What’s in a name? Dispelling the controversy about the Meeker Pageant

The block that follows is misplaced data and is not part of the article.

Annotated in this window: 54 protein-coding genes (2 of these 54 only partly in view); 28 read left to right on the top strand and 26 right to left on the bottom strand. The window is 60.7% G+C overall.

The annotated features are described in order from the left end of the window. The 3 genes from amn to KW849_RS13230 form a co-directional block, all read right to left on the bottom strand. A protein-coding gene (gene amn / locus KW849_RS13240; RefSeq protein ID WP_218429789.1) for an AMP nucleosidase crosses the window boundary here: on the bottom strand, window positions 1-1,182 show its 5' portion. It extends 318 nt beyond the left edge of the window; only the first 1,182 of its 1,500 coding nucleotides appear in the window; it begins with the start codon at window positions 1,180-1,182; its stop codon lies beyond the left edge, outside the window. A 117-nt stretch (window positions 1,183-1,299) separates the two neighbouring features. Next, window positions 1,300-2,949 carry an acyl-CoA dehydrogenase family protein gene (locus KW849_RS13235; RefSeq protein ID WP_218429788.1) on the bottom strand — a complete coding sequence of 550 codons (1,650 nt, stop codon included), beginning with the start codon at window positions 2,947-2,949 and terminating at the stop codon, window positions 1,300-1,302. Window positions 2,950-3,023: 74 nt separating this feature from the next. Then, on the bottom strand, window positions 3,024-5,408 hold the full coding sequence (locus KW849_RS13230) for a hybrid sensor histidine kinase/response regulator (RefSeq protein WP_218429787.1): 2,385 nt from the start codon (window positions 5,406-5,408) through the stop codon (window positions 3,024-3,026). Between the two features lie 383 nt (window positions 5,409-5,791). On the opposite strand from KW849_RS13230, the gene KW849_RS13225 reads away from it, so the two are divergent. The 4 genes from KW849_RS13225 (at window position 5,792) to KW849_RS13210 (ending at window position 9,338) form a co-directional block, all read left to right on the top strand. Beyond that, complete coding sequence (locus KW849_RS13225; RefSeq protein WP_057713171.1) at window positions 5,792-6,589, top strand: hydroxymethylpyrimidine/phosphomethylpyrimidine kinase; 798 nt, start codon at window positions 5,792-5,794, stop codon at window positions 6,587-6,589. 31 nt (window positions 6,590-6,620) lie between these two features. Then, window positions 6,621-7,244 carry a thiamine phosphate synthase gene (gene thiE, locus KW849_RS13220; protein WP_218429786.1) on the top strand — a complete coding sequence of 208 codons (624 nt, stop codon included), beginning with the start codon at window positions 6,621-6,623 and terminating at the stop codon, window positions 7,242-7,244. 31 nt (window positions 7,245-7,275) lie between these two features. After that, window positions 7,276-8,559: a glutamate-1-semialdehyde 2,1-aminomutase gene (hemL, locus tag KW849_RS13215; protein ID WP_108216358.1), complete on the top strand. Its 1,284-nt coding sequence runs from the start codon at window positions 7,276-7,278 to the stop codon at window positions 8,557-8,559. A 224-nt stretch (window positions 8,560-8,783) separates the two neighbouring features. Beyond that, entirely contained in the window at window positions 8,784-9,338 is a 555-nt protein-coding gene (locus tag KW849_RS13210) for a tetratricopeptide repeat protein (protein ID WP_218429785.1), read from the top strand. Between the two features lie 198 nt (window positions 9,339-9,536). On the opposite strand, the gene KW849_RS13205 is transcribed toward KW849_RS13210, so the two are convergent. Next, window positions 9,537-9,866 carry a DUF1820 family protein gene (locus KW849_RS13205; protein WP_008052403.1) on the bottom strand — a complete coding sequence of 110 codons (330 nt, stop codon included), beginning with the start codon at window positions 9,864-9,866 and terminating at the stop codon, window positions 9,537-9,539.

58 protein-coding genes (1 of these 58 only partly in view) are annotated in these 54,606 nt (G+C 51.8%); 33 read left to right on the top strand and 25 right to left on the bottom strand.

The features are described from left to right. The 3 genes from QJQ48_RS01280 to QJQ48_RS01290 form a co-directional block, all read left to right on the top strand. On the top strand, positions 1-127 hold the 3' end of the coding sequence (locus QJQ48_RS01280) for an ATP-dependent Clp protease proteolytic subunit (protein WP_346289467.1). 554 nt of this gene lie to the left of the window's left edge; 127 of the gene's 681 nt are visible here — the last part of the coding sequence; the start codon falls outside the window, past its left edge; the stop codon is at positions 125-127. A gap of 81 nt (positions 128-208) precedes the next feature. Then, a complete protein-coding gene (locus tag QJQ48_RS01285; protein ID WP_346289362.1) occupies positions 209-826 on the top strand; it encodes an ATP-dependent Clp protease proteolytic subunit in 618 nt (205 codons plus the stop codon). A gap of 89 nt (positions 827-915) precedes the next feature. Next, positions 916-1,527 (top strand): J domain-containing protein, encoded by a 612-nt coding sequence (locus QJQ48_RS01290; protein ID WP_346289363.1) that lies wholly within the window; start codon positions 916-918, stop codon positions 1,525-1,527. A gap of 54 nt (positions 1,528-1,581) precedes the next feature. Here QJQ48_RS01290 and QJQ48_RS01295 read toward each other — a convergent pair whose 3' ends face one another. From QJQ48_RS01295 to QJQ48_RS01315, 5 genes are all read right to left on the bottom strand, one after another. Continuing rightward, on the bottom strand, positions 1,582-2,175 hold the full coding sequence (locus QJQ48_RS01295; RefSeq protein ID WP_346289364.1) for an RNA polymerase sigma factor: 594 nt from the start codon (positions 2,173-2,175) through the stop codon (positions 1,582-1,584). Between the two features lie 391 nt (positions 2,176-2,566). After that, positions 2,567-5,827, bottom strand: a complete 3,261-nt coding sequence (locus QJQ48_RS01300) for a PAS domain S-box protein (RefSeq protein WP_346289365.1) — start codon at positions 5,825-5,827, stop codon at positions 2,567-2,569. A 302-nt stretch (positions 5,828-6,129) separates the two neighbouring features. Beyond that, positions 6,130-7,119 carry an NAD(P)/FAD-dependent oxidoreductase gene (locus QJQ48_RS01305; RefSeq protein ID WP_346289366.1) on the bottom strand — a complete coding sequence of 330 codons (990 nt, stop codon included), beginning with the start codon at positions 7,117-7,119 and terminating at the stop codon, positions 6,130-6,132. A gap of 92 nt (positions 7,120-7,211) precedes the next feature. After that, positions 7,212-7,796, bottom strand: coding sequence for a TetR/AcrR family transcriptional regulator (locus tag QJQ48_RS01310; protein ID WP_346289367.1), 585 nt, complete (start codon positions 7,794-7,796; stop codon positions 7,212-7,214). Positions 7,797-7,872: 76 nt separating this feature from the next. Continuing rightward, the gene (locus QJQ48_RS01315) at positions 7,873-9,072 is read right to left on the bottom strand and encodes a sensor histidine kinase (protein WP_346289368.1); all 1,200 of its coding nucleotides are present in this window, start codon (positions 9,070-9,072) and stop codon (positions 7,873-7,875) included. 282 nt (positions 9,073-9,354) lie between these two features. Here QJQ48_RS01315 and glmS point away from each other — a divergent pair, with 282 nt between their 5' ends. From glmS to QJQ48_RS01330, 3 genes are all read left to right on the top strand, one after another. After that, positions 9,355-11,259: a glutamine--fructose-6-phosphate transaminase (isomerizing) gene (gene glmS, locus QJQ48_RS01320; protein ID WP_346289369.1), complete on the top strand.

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MEEKER I An unfortunate controversy has arisen concerning the title of the annual historical pageant in which allegations have been made based on inaccurate information. This needs to be clarified and put to rest. This controversy is based on the fact that the previously unofficially publicized name of the annual historical pageant was changed and publicized in 2011 as the “Meeker Pageant” by the Range Call committee. In previous years it was advertised as the “Meeker Massacre Pageant.”This change has actually been under consideration for several years, was implemented after careful consideration by the pageant director and committee and was endorsed by the Range Call committee, based upon a number of factors presented in this article. Laurie Zellers, a respected and highly experienced Meeker performing arts director, agreed to serve as the 2011 pageant director which literally saved the production from being canceled for lack of a qualified and experienced director. The pageant was very well attended and in reports from many observers, lauded for being one of the best performances yet presented.  At the June 4 Oldtimer’s Reunion, a Meeker resident solicited signatures for a petition directed to the Range Call and pageant committees advocating that the title of the pageant be restored to “The Meeker Massacre Pageant.” Even if the request had been approved, it would have been impossible to implement, as the Range Call promotional materials had already been released for publication and distribution for the 2011 event. It is reported that approximately 120 signatures were obtained. The petitioner then wrote a letter to the editor to further advocate that position. The letter was published in the Aug. 4, 2011, issue of the Herald Times.While it is certainly the petitioner’s right to express an opinion, there are some allegations made in the letter and in previous documents and statements made by the petitioner, attempting to justify those viewpoints which (in the opinion of the pageant director and committee members) are inaccurate and fail to objectively address the rationale for such changes. Moreover, the petitioner asserts that the director and pageant committee “have no right to make such changes without the ‘consensus’ approval of the Meeker community” and implies that the approximately 120 signatures obtained on their petition constitutes such a consensus. The Meeker community has a population approaching 3,000. The petitioner’s alleged “consensus” represents less than 4 percent of that population. Consequently, it is felt that this does not constitute a mandate for the actions advocated by the petitioner. Some of the individuals who signed the petition have indicated that they were not initially made aware of newer mitigating information presented in this article and very likely would not have signed the petition if they had been more completely and impartially informed. In the Aug. 4 letter to the editor, the petitioner asserts that the “people who objected to history as being untrue are trying to change the history of this community because it offends someone.” Unfortunately, this also is an inaccurate assertion not supported by fact. The narrative in the pageant script has not been changed (since the last revision by Margaret King, nearly 40 years ago) in terms of factual content and is based on the best research available to scholars of history to depict actual events of that time. As new information is discovered and verified, changes may be made to more accurately reflect such updated information in the script, as has routinely been done since the script was first created in 1938.The petitioner apparently opposes changing the unofficial, previously publicized event title of the “Meeker Massacre Pageant” to the “Meeker Pageant,” and evidently associates that change with “trying to change the history of this community.” However, the change from the previous unofficial production title does not affect the original narrative or the accuracy of the historical reenactment. The deaths of Nathan Meeker and nine White River Agency employees, as well as 13 soldiers and 20 Utes (in the Milk Creek Battle) were tragic, and those events continue to be accurately depicted in the pageant narration and reenactment. It is the position of the Meeker pageant director and committee that the previously used, informal title “Meeker Massacre Pageant” is inconsistent with the overall scope of historical events depicted in the pageant production. The depiction of the Ute attack on the White River Agency and the Battle of Milk Creek constitutes only a short segment near the conclusion of the approximately 90-minute pageant presentation. The primary portion of the pageant includes a variety of scenarios about significant colorful characters and events which began nearly 1,000 years ago and evolved up through the 18th and 19th centuries to the time when the Ute Tribe was banished (from Colorado to Ft. Duchesne, Utah) by Congressional act. Certainly the 1879 conflict was a significant and pivotal event in the long history of the Ute Tribe and of the White River valley but it is not the exclusive or predominant focus of the historical reenactment production. Consequently, the long-standing and actual official title of the script “The Twilight of the Ute Empire” was emphasized along with “The Meeker Pageant” in the 2011 (and in future) promotional materials and publicity. The term “massacre”is considered inflammatory, sensational, inaccurate and thus inappropriate by renowned western history and Native American scholars and authors when associated with the actual facts of the 1879 conflict. They more accurately and commonly refer to the event as “One of the last major Native American uprisings of North America.” An accepted dictionary definition (Wikipedia) of the term “massacre” includes:1. The unnecessary, indiscriminate killing of a large number of human beings or animals, as in barbarous warfare or persecution or for revenge or plunder. 2. a general slaughter, as of persons or animals: the massacre of millions during the war. 3. to kill unnecessarily and indiscriminately, especially a large number of persons. 4. Informal: to defeat decisively, especially in sports http://en.wikipedia.org/wiki/List_of_events_named_massacres) Although the Sand Creek Massacre of 1864 is listed by Wikipedia as a “massacre,” the White River uprising of 1879 is not included. The pageant director and committee very much agree with the petitioner who asserted, “We do not want to change our history or protect our children from knowing about it. After all it was not the Indians who were at fault that this conflict started. To put it correctly, it was the fault of Nathan C. Meeker, a white man. However, if we do not teach our children where their own forbears went wrong, how do you keep this kind of thing from happening again in the future?”It is the intent of the pageant director and committee to continue to provide the most balanced, factual and accurate reenactment of the events of 1879 (and all depictions portrayed in the pageant). These efforts continue to provide appropriate education for children and adults as to what actually occurred so long ago.   Since 2007, Meeker residents and Ute Tribe members have worked diligently to develop cultural exchange opportunities for better understanding and appreciation of the rich history of both 19th century cultures in the White River valley. A concern expressed by Ute historians and cultural experts was the inflammatory title of the annual historical pageant and the manner in which the Utes were portrayed, considering the actual historical facts of the tragedy. It is anticipated that some involvement by members of the Ute tribe might be possible in future events. It is hoped that perhaps the petitioner, those who signed the petition and the Meeker community in general may gain a more accurate perspective, appreciation and understanding of the direction taken by the pageant director and committee, with the endorsement of the Range Call committee. In so doing, perhaps they may be persuaded as to the good intentions and ultimate positive outcome that may follow this process of change. Most of all, the ultimate goal should be an honest, unbiased and accurate portrayal of history, something that the people of Meeker and the White River Utes can agree is fair and objective, to help rebuild and share cultural bridges and to convey that legacy to future generations. To be continued in the future with … “the rest of the story.”